Philippines says South China Sea dispute a global problem

Reuters

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President Benigno Aquino reads his speech through a teleprompter during a graduation ceremony of police cadets at the Philippine National Police academy in Silang, Cavite south of Manila March 26, 2015. President Benigno Aquino reads his speech through a teleprompter during a graduation ceremony of police cadets at the Philippine National Police academy in Silang, Cavite south of Manila March 26, 2015.

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Philippine President Benigno Aquino said on Friday the territorial dispute with China in the South China Sea was of concern for the world because global trade will be hit by China's reclamation.
Recent satellite images show China has made rapid progress in building an airstrip suitable for military use in contested territory in the Spratly Islands and may be planning another, moves that have been greeted with concern in the United States and Asia.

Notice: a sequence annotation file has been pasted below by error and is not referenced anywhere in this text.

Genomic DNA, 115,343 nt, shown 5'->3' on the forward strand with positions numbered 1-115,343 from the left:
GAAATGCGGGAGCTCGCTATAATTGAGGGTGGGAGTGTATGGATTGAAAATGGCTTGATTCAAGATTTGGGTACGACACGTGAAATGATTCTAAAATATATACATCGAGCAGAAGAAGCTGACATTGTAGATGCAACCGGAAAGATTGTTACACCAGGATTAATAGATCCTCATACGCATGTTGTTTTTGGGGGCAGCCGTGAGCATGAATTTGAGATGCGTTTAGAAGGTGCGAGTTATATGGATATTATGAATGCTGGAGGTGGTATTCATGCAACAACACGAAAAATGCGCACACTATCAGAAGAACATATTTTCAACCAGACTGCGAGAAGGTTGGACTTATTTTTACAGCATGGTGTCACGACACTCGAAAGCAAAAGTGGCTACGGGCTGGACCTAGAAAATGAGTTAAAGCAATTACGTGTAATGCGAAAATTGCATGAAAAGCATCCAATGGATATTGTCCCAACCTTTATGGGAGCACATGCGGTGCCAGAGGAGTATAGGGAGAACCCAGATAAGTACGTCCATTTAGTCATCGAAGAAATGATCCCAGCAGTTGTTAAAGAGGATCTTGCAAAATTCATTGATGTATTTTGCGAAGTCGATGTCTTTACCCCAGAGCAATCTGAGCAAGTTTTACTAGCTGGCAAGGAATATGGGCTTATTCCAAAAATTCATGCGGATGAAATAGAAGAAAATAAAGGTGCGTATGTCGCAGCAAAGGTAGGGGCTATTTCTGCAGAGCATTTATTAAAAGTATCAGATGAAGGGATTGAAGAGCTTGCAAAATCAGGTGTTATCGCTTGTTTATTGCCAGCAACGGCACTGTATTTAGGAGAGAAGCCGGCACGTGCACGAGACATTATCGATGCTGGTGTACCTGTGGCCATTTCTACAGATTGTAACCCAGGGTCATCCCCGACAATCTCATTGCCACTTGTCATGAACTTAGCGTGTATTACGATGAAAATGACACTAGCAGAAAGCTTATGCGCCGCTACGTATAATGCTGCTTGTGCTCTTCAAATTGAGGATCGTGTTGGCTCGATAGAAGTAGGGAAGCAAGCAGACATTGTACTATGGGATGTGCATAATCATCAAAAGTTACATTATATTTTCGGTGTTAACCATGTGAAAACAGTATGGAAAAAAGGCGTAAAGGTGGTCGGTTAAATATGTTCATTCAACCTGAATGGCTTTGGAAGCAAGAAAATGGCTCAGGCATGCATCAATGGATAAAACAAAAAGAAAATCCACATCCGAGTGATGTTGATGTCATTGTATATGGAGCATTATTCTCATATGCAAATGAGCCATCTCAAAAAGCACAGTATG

IHS Jane's Defence Weekly said March 23 images from Airbus Defence and Space showed work on the runway on reclaimed parts of Fiery Cross Reef in the Spratly archipelago, which China contests with the Philippines, Vietnam, Malaysia, Brunei and Taiwan.
"We keep asserting the problem in the South China Sea is not a regional problem," Aquino told journalists. "This is a problem of the whole world because 40 percent of global trade pass through these waters. Global leaders have already expressed their concern on this problem."
China claims most of the potentially energy-rich South China Sea, through which $5 trillion in ship-borne trade passes every year, and denies accusations that its actions are provocative.
On Wednesday, G7 foreign ministers issued a statement on maritime security, expressing concern on unilateral actions in the South China Sea, including "large scale reclamation, which change the status quo and increase tensions".
American and Filipino troops will take part in the largest-ever drills in 15 years next week, a key component of America's rebalance to Asia policy.

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